Monday, December 6, 2010


Fri, Nov 12, 2010

ABC Nightline story on clinical trial 10 month update after neurosurgery


This is the link to the Nightline story on ABC with Terry Moran about the clinical trial for Gene Therapy (NGF) at Georgetown University. This is the update 10 months after surgery.

When you watch the Nightline story, please click on the 'LIKE' button on the ABC page to show ABC your support and appreciation for them airing this story (they started working with us a year ago on the story). If you want to share this news story with others, PLEASE DO.

2 years ago, we had not a glimmer of hope in dealing with this devastating disease that was when we found the Georgetown Memory Disorders Clinical Trials and began the process of joining a clinical trial. Now we have some hope, and we want others that are dealing with this disease for themselves or a loved one to have some hope also. Hopelessness and helplessness are two very dark emotions/feelings that can rob you of so much whether you want to let them to or not. Even one spark of hope can re ignite our life and our light.

Without the love, prayers and support of so many, we would NOT be in this place today. Altazar (Rich) is the 2nd human being in the world to have this experimental surgical procedure of Gene Therapy inserted in to the brain to see IF and IF ANY, WHAT, impact it may have on Alzheimer's Disease.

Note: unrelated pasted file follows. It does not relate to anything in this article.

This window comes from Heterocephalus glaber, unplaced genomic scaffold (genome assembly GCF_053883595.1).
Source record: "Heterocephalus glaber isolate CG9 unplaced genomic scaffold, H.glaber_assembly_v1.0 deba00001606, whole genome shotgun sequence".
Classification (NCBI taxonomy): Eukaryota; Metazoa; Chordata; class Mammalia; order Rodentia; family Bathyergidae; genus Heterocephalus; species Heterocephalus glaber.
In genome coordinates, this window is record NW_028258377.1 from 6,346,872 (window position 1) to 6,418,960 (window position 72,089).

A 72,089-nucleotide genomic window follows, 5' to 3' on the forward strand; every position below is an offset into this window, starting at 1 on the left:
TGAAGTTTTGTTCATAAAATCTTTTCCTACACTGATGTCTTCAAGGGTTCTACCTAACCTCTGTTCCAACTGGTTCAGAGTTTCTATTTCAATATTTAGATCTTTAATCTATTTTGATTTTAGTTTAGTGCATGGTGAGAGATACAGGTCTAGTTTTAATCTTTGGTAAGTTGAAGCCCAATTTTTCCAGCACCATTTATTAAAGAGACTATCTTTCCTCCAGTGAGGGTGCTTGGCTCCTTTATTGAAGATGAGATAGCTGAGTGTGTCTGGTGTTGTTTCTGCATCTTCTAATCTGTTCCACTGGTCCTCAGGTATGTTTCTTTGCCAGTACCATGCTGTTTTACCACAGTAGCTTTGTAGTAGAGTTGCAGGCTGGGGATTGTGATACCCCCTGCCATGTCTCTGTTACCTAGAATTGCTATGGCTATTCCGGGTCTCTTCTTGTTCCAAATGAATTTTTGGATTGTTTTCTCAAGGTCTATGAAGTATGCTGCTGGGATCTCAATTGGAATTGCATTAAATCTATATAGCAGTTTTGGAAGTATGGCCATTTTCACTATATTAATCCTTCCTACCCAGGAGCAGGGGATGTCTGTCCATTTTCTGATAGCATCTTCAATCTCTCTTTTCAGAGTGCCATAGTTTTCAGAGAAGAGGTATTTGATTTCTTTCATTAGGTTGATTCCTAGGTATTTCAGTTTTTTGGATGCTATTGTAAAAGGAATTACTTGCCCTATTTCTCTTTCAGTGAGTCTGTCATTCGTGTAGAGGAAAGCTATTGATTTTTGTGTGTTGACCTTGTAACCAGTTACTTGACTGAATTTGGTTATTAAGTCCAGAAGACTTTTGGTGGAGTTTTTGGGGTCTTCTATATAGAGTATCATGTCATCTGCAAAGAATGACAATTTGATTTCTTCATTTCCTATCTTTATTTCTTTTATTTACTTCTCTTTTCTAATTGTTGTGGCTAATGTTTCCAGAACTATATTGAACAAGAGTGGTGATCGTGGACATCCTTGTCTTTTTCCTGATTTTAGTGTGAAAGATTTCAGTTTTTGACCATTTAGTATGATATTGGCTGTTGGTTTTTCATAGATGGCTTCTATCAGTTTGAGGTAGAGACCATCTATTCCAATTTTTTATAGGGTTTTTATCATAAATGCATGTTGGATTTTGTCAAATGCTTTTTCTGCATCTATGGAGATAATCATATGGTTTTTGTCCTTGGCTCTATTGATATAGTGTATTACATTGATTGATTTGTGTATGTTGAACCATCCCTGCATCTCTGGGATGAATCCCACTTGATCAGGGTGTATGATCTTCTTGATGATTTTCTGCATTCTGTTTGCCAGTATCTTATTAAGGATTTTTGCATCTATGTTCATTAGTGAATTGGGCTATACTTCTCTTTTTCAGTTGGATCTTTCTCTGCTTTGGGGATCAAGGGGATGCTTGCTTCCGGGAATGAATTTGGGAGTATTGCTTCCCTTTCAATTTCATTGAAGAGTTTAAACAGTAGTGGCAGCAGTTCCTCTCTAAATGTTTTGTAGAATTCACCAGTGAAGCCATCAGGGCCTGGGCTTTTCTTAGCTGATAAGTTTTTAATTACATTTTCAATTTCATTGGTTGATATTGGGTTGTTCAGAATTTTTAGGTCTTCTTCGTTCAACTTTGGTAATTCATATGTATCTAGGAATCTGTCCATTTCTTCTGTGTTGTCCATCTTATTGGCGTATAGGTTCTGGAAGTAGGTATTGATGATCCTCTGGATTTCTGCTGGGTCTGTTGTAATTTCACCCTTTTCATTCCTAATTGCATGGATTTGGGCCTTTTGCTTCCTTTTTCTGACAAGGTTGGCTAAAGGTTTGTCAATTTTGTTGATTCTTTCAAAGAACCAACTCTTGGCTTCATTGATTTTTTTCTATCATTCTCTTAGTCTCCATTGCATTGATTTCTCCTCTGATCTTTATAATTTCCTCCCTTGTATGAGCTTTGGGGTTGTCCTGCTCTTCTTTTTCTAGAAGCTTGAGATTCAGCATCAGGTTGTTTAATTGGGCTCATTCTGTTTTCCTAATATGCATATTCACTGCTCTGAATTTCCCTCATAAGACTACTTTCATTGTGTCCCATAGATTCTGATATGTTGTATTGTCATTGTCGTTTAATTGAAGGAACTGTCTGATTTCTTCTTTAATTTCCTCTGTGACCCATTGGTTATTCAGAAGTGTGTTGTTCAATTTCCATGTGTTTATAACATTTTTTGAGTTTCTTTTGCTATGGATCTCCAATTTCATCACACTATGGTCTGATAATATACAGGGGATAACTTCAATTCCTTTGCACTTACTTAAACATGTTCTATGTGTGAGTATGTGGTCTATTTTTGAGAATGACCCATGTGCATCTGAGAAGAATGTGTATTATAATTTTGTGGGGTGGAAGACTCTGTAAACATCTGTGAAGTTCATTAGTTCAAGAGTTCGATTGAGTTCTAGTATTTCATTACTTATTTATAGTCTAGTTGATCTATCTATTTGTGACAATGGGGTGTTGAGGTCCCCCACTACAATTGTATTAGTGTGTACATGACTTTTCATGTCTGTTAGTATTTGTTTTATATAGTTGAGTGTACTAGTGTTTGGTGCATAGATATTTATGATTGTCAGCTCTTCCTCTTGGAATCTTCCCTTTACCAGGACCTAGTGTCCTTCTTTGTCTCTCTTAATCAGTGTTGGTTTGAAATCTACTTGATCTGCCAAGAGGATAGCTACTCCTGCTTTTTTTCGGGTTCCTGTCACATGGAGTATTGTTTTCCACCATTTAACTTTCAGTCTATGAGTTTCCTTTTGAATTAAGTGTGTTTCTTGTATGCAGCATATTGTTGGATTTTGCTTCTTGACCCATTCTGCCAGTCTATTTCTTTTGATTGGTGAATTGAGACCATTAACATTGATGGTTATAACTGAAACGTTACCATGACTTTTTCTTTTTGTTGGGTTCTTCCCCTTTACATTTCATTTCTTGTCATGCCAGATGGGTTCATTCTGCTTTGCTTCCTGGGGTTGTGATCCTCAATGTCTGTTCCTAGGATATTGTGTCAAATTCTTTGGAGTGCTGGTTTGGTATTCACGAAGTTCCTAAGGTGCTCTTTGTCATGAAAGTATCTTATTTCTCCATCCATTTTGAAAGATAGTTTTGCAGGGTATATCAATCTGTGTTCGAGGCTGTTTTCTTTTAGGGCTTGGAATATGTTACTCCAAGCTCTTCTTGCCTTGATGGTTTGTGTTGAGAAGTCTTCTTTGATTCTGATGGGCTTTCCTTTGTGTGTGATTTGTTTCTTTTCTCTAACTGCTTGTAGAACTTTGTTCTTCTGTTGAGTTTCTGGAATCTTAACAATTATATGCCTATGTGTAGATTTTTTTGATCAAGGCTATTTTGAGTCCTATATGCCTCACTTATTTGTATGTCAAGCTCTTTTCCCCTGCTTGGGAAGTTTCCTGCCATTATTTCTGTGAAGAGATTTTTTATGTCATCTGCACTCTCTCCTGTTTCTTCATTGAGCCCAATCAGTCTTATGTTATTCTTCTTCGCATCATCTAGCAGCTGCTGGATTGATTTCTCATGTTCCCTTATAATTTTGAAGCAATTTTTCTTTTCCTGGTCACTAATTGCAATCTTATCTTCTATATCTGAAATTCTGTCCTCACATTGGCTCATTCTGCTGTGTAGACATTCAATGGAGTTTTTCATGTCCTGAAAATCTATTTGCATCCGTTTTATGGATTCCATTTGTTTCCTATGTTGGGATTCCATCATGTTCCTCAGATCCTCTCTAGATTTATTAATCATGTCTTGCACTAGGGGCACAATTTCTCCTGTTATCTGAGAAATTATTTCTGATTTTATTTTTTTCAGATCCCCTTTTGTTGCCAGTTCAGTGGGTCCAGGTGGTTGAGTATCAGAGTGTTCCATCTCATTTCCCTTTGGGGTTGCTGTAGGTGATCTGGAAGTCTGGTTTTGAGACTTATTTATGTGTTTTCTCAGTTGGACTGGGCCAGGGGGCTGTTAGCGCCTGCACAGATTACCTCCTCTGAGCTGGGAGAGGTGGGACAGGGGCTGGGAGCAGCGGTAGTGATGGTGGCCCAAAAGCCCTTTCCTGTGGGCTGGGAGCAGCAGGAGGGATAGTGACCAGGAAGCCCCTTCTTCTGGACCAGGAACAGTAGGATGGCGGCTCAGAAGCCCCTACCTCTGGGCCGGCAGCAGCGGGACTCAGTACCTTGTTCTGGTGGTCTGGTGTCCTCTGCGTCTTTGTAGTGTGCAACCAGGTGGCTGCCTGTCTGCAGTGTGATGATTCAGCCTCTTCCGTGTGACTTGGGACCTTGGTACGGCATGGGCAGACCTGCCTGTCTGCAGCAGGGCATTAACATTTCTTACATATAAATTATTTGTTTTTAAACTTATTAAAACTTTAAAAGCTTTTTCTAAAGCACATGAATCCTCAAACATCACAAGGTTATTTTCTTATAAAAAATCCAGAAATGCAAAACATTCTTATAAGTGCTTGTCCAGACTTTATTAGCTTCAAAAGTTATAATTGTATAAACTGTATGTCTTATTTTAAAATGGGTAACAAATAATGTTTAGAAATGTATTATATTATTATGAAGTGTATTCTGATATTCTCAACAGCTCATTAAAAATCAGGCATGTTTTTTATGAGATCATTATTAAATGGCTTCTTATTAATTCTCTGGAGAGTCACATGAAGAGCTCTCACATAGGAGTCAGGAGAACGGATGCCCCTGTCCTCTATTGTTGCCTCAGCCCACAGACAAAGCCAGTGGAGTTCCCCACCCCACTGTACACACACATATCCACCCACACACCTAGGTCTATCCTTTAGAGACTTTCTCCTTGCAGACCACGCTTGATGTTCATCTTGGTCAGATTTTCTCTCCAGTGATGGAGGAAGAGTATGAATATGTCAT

We feel and know that it is the energy of Prayers and Support that put us in this place at this time. This clinical trial is our glimmer of hope!

NBC Washington is also airing a news story about this clinical trial towards the end of November that will air on NBC affiliates around the country as one of their Health segments.

Our next post-surgical follow up with a PET scan, MRI, and other testing will be in December for the 1 year follow up.

New research now shows that symptoms may begin appearing as much as 10 to 20 years earlier than they had originally thought. Also, there is now DNA/Gene testing they can do to see if you carry a gene to indicate the likelihood that you may develop Alzheimer's. The earlier you know, the earlier you can start intervention therapy and treatments. Altazar’s symptoms began in his early/mid 40's and he was FINALLY diagnosed at 52. This is a link to a Facebook group that we have setup to help share information and updates on Alzheimer's research and advances. If you are on Facebook, please join our group page.

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